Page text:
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Fleury Joseph CRÉPIN (1875-1949)

Born on February 8, 1875, in Pas-de-Calais, Fleury Joseph Crépin was a French painter associated with the spiritualist artists’ group in the Nord region at the beginning of the 20th century.

Crépin initially worked as a plumber. After World War I, he settled in Pantin with one of his brothers before returning to Montigny, still working as a plumber-roofer.

In the 1930s, he discovered spiritualism, initiated by Victor Simon, a medium, painter, clairvoyant and friend of Augustin Lesage. Convinced of his powers, Crépin became a healer using his hands and various breathing techniques.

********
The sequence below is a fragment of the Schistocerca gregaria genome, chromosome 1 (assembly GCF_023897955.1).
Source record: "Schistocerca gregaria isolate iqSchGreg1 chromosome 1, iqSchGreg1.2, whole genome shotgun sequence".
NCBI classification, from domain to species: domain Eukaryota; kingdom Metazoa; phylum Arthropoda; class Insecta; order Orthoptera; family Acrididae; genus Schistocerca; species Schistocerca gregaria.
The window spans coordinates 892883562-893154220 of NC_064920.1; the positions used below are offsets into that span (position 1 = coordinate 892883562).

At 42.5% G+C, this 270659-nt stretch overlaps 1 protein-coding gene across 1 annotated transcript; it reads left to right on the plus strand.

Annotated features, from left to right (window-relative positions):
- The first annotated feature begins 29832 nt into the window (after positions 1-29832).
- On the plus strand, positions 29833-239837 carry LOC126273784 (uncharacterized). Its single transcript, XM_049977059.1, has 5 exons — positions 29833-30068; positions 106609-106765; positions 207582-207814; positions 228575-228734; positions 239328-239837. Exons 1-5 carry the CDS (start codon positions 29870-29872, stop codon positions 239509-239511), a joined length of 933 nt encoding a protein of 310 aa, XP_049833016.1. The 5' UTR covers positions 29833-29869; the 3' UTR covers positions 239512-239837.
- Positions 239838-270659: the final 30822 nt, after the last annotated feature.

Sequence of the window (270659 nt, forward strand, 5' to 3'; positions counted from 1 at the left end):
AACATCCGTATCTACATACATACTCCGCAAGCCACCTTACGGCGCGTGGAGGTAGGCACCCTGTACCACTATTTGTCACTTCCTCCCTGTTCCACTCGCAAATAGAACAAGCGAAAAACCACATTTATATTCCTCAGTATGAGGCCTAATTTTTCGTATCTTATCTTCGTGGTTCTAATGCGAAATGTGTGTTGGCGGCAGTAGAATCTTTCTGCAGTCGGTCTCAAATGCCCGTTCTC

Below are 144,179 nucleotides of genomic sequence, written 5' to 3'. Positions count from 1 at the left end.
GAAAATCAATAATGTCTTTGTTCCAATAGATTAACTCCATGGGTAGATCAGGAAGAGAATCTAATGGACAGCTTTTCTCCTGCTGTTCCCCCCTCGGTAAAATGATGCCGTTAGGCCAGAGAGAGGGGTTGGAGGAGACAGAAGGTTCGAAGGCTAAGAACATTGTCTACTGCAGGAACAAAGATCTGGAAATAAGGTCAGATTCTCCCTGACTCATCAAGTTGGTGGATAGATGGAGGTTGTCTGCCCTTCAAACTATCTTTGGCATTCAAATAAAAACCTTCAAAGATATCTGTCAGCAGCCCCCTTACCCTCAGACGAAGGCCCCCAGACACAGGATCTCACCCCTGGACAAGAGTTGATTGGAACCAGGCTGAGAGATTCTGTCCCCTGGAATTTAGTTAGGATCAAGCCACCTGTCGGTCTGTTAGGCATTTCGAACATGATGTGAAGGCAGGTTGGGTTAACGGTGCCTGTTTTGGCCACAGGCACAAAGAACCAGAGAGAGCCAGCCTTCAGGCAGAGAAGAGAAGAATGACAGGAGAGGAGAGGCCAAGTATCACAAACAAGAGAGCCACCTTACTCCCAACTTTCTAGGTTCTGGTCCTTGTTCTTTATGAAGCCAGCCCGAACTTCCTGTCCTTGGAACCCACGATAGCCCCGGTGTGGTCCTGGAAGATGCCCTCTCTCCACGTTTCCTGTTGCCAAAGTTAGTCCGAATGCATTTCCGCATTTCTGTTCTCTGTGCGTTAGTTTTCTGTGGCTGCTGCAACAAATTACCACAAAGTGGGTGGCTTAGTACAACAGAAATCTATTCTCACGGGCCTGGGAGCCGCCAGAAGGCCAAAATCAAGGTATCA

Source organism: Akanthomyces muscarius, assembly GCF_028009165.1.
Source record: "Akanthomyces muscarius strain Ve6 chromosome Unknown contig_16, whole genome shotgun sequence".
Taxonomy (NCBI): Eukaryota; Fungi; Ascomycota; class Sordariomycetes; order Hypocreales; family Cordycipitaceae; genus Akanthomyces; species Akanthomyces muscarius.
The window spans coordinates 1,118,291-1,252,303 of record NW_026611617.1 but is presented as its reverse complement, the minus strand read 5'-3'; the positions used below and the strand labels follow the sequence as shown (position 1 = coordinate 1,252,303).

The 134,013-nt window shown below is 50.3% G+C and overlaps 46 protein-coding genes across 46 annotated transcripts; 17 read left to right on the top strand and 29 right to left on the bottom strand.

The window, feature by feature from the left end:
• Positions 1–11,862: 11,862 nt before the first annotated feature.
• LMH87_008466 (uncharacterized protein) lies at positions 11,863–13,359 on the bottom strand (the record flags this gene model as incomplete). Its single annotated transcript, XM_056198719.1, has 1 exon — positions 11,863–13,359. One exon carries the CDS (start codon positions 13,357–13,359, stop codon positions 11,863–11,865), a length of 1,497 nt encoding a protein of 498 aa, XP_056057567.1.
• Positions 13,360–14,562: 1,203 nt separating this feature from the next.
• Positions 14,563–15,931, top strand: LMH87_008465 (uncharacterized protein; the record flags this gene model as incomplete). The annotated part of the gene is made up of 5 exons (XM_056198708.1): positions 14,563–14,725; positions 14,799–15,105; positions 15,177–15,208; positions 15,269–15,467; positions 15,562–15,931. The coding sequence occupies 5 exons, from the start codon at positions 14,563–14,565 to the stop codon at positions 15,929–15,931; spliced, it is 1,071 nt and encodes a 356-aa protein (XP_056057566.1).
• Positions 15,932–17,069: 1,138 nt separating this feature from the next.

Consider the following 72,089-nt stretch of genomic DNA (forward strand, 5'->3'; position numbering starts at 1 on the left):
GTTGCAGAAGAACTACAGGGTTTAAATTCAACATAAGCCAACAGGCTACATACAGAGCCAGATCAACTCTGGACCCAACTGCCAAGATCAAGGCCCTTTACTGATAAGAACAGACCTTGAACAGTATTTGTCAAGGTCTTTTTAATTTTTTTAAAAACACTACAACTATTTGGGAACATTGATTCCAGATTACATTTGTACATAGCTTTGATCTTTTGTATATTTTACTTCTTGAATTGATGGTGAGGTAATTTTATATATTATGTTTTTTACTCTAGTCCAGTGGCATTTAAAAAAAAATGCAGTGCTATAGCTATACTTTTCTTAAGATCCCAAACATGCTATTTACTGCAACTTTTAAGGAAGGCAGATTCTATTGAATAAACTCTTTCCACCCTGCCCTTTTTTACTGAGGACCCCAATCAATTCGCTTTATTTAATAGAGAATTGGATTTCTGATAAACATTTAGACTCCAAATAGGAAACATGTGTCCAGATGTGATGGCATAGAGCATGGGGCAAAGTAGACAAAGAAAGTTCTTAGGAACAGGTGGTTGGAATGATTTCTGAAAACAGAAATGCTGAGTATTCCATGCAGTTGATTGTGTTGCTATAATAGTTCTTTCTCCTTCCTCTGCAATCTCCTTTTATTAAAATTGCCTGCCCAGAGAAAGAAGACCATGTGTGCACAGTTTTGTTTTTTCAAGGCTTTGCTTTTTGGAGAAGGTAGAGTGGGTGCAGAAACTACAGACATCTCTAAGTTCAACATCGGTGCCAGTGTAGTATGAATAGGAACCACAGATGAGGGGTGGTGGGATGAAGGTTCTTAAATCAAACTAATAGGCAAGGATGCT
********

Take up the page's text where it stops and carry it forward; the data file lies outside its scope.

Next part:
His involvement in spiritualism led him towards art. He began drawing and painting at the age of 63, with his first graphite and colored pencil drawing in 1938. In 1939, a voice told him to paint 300 paintings to stop the war. Throughout his creative process, he asserted that his hands were guided by entities he understood to be guardian angels. The 300th painting was created on May 7, 1945.

“In 1940, I was told that I would have created 45 marvelous paintings after the war, so I started this series 8 days ago. I’m actually counting on the 1949 exhibition and hope for great success because, according to one I just finished in high relief, it is marvelous,” he wrote to Dubuffet in a letter dated November 3, 1947. Later in November, Crépin’s paintings were exhibited at the inaugural exhibition of the Foyer de l’Art Brut, where two of his works were acquired by André Breton. Crépin then participated in several other exhibitions related to the art brut movement, both individually and as part of a group.

On November 3, 1948, he worked on painting number 44. He passed away on November 10, leaving paintings number 44 and 45 forever unfinished.

© Photo Collection de l'Art Brut, Lausanne